With the Winter Olympics opening in Pyeongchang on Friday, Alasdair Hooper talks to ski cross athlete Emily Sarsfield about finally making her Games debut at the age of 34
Emily Sarsfield will not believe she is actually at the Winter Olympics until her skis plough a furrow in the Pyeongchang snow. After all, this will be third time lucky for Britain’s number one ski cross athlete who, for one reason or another, failed to make it to the Games of 2010 and 2014.
“Sarsfield and the Olympics haven’t exactly gone hand in hand,” she says ruefully. The 34-year-old from Durham is not wrong there.
Her misfortunes began back in 2009 at an Olympic test event ahead of the 2010 Games in Vancouver when she snapped all the ligaments in her knee and broke her femur and tibia. Despite being told that the injury was potentially career-threatening, in a desperate attempt to qualify for Canada she rushed her recovery and rehabilitation. Amazingly she was back skiing in a matter of months, but unfortunately it wasn’t fast enough to make the British team and the question of whether she should have come back as quickly as she did often comes up.
“I ask myself that every day,” Sarsfield admits. “I do have niggles in that knee resulting probably from that first injury. But would I do anything different? 100 per cent not. The goal was the Olympics in 2010 and that was what I was aiming for. I did everything I could to come back quickly.
“But I do ski cross and it’s an extreme event. There are four of us racing head-to-head on a downhill track with 30 to 40-metre jumps. It’s kind of like two double-decker buses out parked and we’re knocking each other on the way down. In that sport, and in that environment, there are going to be injuries; when people crash they are going to go down hard.
“We have this unwritten rule in ski cross where we say if you haven’t had at least one knee surgery then you’re not a ski cross athlete. Pretty much everyone out there has done at least their ACL [anterior cruciate ligament] or something like that.”
While serious injury is an unfortunate occupational hazard, what kept Sarsfield out of the 2014 Games in Sochi was something completely different. After performing strongly throughout the year in an attempt to make the grade she controversially missed out on selection in the final qualifying event. Only the world’s top 32 are invited to the Winter Olympics in ski cross and she fell just short.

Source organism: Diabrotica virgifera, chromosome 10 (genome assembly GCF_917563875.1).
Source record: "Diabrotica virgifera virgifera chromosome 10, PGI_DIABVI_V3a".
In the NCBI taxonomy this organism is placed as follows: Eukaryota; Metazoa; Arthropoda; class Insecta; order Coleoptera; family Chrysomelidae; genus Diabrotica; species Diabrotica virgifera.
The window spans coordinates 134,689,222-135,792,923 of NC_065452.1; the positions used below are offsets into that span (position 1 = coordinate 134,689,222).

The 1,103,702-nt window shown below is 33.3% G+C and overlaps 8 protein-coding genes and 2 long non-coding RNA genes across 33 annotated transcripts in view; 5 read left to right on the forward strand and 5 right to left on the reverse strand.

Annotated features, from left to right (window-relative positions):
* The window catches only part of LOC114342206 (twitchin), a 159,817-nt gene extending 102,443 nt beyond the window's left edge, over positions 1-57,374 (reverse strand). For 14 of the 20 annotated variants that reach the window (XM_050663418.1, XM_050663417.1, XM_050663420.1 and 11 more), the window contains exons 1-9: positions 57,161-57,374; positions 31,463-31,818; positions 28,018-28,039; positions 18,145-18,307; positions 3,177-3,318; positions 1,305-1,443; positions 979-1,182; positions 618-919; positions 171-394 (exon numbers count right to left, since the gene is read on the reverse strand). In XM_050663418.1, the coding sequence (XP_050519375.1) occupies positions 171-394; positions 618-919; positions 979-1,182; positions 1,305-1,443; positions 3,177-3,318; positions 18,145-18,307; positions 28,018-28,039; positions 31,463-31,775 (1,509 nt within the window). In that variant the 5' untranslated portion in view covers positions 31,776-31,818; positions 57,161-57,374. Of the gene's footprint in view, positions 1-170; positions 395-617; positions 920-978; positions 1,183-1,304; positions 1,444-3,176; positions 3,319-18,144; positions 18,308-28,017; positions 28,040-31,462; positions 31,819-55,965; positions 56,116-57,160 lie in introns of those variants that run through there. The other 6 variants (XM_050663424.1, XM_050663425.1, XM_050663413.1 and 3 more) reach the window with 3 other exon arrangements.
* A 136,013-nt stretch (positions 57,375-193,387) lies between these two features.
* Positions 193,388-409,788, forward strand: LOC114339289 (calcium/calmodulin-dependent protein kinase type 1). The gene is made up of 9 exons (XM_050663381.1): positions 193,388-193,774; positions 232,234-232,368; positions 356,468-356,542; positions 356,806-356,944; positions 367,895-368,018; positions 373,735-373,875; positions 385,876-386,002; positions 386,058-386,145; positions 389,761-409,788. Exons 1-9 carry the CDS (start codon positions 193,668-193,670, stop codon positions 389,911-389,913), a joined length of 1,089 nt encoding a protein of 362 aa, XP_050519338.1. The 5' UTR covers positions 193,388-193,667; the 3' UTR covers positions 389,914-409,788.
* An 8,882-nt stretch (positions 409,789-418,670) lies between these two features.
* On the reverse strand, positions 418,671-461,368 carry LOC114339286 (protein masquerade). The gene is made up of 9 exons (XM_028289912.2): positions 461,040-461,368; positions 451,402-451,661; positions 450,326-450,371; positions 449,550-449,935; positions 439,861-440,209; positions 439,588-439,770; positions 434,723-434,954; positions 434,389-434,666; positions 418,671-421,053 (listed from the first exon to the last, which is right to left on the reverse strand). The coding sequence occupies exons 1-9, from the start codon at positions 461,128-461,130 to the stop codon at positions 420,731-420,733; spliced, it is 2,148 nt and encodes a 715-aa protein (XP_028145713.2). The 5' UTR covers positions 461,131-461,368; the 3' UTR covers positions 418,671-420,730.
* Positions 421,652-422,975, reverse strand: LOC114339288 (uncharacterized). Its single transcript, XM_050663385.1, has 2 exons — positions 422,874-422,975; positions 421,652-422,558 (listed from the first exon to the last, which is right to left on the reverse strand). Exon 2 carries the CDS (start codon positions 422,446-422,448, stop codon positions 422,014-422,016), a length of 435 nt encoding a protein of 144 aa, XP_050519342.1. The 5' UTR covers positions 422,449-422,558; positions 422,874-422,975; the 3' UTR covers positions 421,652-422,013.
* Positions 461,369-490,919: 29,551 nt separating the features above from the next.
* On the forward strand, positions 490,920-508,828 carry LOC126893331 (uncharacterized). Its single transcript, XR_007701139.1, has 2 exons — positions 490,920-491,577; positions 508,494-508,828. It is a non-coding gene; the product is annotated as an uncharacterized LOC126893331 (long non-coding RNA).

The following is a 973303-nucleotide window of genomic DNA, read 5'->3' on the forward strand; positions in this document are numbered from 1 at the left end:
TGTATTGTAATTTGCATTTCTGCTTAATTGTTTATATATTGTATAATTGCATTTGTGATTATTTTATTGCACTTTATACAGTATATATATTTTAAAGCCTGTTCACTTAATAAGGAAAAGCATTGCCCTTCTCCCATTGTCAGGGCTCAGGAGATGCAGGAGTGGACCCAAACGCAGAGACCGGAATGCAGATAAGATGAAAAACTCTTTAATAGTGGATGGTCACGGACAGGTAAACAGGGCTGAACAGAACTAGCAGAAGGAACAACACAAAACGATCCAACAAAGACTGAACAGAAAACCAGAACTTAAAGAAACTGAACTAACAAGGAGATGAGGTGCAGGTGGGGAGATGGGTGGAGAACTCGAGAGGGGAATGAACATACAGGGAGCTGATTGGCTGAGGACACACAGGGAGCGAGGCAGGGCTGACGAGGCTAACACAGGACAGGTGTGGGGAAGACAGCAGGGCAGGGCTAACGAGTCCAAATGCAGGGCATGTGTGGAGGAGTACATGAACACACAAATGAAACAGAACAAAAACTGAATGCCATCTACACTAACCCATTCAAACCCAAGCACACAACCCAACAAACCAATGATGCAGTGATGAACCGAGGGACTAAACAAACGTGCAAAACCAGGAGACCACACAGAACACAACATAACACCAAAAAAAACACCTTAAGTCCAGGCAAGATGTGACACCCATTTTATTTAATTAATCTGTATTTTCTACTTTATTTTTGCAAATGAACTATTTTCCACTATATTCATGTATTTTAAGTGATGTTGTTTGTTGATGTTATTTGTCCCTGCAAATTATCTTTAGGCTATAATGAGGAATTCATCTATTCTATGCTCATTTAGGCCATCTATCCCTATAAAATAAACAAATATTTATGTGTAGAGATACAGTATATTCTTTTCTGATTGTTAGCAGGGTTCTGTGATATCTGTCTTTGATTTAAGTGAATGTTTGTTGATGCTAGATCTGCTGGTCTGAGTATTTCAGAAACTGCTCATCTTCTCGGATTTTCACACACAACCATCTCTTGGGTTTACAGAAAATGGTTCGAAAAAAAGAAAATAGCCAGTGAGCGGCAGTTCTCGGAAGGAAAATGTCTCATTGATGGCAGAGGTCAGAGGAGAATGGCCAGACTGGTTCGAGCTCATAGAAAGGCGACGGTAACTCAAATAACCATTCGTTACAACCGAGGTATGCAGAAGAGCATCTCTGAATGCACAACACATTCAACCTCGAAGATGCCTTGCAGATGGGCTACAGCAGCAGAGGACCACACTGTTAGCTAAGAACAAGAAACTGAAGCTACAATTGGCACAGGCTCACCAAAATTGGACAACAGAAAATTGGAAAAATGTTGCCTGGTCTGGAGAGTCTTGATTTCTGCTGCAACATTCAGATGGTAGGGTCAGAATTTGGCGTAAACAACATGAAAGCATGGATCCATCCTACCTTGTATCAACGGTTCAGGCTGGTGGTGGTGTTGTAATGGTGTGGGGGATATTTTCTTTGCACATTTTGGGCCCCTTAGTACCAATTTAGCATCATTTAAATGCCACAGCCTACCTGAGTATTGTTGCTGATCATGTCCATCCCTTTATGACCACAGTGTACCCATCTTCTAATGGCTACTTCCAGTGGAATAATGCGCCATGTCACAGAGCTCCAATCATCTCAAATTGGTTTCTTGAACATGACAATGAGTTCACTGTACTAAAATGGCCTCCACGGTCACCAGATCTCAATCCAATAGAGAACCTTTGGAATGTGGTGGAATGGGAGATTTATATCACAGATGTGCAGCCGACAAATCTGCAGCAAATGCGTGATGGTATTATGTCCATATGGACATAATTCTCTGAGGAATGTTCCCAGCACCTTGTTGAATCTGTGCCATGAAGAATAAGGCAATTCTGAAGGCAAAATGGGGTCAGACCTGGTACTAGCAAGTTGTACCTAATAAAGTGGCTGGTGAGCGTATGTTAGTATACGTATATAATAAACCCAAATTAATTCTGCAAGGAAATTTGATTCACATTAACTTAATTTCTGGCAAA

“In 2014, I ticked those performance boxes that Britain asked of me and then, literally at the last competition, I dropped out of being in the top 32 in the world,” Sarsfield explains. “I dropped out of the 32, to something like 33, in the last competition of the qualification period, and Britain said, ‘Yeah, but today we announce the team and you’re in 33’.
“The following day, once they had taken out the people who couldn’t go because there were too many people from one nation, or people were injured, I was actually 25th in the world. But because Britain take the list from the first date, and not the second, they declined my invitation and a load of people who were ranked lower than me in the world went instead.
“That was probably the toughest thing I’ve faced in my career – that was harder than all of my injuries – because it was something that I wasn’t in control of. As athletes you get taught to control the controllable. You always get taught this from your sports psychologist and I was like, ‘Well, I’ve controlled everything I can control, but this thing I’m not in control of – somebody else has made that decision for me’.
“As far as I was concerned I had done everything that they wanted of me with regards to performance. I knew I was skiing my best, and I knew I could go out there and get a really good result for myself and for Britain.”
Not surprisingly, Sarsfield started doubting whether she should be involved in the sport at all. “Ski cross is such a spectator sport. I wanted to be that person that Britain had to support at the Games. I just wanted to put my sport on that stage.
“That was the toughest one of all, especially when you are self-funded and I didn’t have a coach. I was doing all of this stuff on my own and suddenly somebody else made this decision for me and I was like ‘wow’. That wasn’t an easy one. That put a load of question marks in my head and I really struggled at that point.
“I actually had to have some knee surgery. That gave me a little bit of respite just to work out what I wanted to do as an athlete because it killed a lot of the passion that I had for the sport. But once I was on that rehab train again I realised I was still an athlete, I still had stuff I wanted to achieve in my sport. That was it then – it was just ‘Right, I’m going [to Pyeongchang’.”
Sure enough, Sarsfield’s resilient mindset and determination paid off. Just two weeks ago she received confirmation of the news she had been waiting years to hear: she will finally be a Winter Olympian.
ABOUT THE AUTHOR
Alasdair Hooper is a gold standard NCTJ-qualified journalist working for Essex Live and the Essex Chronicle. He is the co-presenter of the SportSpiel podcast and is also the host of the Humans of Chelmsford podcast. A former British fencer, he is also a big fan of both football and ice hockey. Alasdair’s latest articles.